COULD BE A SIGN

COULD BE A SIGN: Ways of Communicating

Could be a sign

Everything and everybody is trying to tell us something. And so are we all, no matter what we’re doing.  We communicate with imagery and built form, in gesture and physicality, in language both oral and textual.  And it is all accumulating and being revised constantly.

What are we trying to say? And is our message received as it was intended? Ambiguity is in the nature of communication and can add layers of humour, empathy or misunderstanding. As we move away from the human voice by texting and tweeting, it may be faster but it’s not necessarily clearer.

With this issue we look at some of the media we use and the implications of how we communicate.

Hungary Thai restaurant.SIGNPOSTS

by Schuster Gindin
Although some change moves in the direction of interesting and unique, most is more like the ‘malling’ of the city.

Greek textbook.IT’S ALL GREEK TO ME

by Miria Ioannou
When we moved to Toronto in the mid-1960s, the transformation of the city from an Anglo enclave to a more cosmopolitan, diverse terrain was just beginning, but I had to learn English.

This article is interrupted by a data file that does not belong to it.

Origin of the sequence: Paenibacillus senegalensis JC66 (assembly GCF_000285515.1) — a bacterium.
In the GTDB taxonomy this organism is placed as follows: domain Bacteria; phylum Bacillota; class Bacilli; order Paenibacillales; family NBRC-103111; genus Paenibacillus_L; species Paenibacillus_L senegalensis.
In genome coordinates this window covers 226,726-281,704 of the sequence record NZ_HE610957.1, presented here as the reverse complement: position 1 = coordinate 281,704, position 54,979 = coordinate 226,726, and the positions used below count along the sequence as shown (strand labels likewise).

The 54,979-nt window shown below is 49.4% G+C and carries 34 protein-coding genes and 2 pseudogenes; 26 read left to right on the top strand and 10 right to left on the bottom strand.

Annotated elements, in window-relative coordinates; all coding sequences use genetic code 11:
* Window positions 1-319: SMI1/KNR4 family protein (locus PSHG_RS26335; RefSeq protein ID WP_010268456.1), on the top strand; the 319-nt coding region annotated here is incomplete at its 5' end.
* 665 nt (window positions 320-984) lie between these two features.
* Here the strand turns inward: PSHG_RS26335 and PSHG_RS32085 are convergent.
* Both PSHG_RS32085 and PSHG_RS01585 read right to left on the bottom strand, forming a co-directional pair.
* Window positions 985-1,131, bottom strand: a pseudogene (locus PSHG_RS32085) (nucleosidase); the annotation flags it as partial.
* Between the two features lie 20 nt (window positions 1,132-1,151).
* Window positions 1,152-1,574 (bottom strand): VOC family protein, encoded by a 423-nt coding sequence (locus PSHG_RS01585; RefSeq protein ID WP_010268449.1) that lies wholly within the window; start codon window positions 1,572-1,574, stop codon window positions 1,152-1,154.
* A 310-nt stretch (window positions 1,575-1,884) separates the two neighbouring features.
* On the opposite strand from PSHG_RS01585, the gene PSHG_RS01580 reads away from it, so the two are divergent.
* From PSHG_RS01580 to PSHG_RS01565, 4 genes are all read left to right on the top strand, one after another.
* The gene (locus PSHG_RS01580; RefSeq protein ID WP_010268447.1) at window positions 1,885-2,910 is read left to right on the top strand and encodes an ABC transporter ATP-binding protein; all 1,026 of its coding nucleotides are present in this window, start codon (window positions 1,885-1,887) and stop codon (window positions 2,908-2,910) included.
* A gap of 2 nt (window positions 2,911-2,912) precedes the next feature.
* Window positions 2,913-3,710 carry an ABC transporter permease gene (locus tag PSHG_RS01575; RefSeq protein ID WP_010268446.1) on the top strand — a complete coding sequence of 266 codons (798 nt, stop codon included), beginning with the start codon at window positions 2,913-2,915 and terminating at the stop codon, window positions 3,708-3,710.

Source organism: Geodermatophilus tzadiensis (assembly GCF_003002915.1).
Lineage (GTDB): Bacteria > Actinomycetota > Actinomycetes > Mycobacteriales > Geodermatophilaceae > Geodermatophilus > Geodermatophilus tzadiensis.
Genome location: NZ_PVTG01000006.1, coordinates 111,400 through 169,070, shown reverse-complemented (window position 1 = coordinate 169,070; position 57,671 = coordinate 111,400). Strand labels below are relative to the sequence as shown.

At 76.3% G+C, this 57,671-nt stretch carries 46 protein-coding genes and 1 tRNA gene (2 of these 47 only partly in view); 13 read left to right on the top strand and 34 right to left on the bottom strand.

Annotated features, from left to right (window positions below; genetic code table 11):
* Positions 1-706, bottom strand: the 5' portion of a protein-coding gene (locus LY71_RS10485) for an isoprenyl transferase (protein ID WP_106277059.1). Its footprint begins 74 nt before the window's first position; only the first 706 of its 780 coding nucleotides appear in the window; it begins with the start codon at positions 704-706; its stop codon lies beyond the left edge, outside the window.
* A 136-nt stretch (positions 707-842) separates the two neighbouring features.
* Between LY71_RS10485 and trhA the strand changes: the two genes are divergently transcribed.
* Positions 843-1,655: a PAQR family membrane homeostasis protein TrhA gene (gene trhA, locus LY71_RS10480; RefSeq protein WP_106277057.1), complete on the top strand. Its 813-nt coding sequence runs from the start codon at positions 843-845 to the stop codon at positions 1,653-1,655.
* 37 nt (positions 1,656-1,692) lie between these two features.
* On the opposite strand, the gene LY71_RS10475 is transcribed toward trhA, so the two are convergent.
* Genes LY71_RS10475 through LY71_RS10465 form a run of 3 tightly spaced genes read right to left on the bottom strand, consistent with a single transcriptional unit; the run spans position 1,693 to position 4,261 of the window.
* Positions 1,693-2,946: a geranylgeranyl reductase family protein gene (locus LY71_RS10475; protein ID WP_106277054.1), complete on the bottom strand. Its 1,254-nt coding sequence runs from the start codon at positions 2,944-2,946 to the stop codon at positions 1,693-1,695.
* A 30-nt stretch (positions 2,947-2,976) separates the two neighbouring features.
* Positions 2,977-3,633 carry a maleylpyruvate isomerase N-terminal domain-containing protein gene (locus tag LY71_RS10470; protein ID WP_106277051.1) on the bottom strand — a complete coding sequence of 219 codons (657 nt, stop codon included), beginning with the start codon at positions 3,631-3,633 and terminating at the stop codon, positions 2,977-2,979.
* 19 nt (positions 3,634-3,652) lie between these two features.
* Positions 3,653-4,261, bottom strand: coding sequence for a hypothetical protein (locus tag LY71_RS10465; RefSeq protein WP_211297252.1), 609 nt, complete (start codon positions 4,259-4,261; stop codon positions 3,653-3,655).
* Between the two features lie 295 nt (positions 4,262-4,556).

Let neighbours sleep sign.CAFÉ INSTRUCTIONS

by Schuster Gindin
A London café gives strict instructions on how to behave while you’re there. Could it really be the type of place that once fostered tolerance and civility?

Yang featureISOLATION

by Shubo Yang
OCAD University graduating student Shubo Yang creates haunting images that express her relationship to her Canadian environment.

Trans featureBODY LANGUAGE FROM A TRANS PERSPECTIVE

by Christine Newman
Stop what you’re doing and take a quick look at the positioning of your body. Is your body language appropriate for your gender presentation?

Sign person featureTHE HAZARDOUS EXISTENCE OF THE SIGN FIGURE

by Elizabeth Cinello
In every country in the world we encounter the intrepid sign figure. Is there a narrative through line for this character?

Variety store fairy.MURAL TORONTO

by Kurt Lund
Murals are everywhere in Toronto. They appear under bridges, the sides of buildings, on garage doors and in other unexpected locations.

commas and hashtags featureCOMMAS AND HASHTAGS

by Miria Ioannou
We’ve been hearing a lot about the Oxford comma recently. How can that be when we’re consumed with effective hashtags and struggling to contain our communication efforts to 140 characters?

St. Clair brain.THE POLYGLOTS OF ST CLAIR

by Elizabeth Cinello
Scientists at Duke University and MIT have found the area of the brain that is sensitive to speech – the superior temporal sulcus (STS). The polyglots of St. Clair West have a very active STS. They even mix up languages to create a hybrid communication.

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